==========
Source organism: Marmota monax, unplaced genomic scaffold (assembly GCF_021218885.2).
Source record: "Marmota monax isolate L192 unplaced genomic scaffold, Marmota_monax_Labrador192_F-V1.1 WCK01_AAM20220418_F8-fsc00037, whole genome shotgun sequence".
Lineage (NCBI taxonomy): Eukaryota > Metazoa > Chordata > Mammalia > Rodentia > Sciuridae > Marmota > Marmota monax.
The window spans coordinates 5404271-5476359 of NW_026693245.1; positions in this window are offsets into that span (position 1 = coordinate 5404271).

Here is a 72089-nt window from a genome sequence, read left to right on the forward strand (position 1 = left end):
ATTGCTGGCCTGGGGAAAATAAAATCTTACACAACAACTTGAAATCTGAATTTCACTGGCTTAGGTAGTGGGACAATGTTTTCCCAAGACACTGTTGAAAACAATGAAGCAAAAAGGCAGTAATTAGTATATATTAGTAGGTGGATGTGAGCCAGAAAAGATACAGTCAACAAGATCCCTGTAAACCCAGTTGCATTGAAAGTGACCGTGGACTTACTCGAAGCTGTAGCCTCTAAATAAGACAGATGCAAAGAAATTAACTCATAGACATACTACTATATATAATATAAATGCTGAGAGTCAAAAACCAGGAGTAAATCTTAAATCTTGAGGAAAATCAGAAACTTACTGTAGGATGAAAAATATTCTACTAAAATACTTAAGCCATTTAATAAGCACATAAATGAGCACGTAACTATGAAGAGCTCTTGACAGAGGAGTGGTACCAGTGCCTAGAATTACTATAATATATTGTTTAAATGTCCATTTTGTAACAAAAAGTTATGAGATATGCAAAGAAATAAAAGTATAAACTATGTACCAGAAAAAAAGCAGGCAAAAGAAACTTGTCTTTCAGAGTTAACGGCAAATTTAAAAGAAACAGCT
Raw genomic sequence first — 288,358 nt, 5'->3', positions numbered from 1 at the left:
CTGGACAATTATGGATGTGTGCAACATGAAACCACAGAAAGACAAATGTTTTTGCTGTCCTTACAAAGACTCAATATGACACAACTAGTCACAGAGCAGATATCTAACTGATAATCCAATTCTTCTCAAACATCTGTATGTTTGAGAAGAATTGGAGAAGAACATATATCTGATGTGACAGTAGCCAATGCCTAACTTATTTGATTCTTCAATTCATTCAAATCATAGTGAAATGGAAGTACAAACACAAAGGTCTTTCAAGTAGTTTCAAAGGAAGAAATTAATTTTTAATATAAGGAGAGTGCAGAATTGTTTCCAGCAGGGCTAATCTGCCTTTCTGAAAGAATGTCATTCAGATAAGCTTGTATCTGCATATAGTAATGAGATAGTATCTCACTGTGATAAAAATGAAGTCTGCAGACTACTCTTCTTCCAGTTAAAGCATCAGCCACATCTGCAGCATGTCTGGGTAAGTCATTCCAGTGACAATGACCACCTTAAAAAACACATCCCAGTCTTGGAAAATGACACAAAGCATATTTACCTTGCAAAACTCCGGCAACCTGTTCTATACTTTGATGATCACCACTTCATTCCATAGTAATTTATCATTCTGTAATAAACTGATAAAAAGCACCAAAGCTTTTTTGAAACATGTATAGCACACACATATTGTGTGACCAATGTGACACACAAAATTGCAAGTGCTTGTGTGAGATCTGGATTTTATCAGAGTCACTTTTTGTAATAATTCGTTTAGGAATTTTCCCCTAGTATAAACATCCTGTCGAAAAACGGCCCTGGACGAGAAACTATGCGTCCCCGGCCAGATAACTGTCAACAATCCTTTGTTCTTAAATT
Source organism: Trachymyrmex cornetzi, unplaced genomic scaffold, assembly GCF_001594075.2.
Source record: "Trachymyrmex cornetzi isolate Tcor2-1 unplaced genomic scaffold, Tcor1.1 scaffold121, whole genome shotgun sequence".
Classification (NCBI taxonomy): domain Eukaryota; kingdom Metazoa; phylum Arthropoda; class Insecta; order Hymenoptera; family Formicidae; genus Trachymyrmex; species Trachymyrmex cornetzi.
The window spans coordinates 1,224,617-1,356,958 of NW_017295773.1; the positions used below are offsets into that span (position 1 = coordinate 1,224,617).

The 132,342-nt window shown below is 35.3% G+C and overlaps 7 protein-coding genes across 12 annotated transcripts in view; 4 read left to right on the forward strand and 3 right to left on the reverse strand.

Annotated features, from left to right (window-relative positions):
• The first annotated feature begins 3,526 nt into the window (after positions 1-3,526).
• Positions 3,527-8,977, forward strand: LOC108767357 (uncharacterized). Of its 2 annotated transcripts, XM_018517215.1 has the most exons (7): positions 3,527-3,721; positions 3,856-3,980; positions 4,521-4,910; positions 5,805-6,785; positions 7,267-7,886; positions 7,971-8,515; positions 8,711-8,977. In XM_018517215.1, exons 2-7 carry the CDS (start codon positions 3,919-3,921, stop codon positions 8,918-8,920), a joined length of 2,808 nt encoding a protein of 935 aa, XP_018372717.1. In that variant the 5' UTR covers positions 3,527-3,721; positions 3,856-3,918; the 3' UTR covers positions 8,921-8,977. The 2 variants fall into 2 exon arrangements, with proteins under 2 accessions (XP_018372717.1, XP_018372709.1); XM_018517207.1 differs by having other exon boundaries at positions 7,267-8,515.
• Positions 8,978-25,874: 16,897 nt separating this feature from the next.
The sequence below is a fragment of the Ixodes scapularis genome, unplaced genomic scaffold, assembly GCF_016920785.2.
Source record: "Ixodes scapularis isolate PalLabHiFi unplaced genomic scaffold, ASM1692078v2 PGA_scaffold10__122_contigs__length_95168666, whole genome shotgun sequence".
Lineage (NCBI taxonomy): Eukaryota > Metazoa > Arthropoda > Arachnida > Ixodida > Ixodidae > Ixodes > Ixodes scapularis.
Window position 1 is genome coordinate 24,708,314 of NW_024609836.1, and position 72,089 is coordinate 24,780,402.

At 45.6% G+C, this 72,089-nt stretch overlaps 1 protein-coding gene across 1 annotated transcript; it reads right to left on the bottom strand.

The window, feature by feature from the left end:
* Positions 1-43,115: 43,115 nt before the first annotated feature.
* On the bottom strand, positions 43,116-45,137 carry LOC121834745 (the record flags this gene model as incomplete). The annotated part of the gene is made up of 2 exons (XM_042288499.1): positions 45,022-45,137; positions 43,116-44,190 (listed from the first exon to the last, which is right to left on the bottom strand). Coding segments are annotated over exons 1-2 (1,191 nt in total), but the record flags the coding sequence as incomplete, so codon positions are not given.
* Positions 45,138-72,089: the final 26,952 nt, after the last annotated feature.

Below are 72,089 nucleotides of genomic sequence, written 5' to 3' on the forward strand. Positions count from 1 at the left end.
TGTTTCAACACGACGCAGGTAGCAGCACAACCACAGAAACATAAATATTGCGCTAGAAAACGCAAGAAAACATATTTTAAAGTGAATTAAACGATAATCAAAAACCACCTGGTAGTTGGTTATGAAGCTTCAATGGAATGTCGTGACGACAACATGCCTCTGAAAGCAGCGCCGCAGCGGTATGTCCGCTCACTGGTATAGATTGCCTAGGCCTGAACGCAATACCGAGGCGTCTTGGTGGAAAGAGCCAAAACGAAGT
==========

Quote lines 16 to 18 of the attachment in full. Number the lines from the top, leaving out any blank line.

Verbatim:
• Positions 3,527-8,977, forward strand: LOC108767357 (uncharacterized). Of its 2 annotated transcripts, XM_018517215.1 has the most exons (7): positions 3,527-3,721; positions 3,856-3,980; positions 4,521-4,910; positions 5,805-6,785; positions 7,267-7,886; positions 7,971-8,515; positions 8,711-8,977. In XM_018517215.1, exons 2-7 carry the CDS (start codon positions 3,919-3,921, stop codon positions 8,918-8,920), a joined length of 2,808 nt encoding a protein of 935 aa, XP_018372717.1. In that variant the 5' UTR covers positions 3,527-3,721; positions 3,856-3,918; the 3' UTR covers positions 8,921-8,977. The 2 variants fall into 2 exon arrangements, with proteins under 2 accessions (XP_018372717.1, XP_018372709.1); XM_018517207.1 differs by having other exon boundaries at positions 7,267-8,515.
• Positions 8,978-25,874: 16,897 nt separating this feature from the next.
The sequence below is a fragment of the Ixodes scapularis genome, unplaced genomic scaffold, assembly GCF_016920785.2.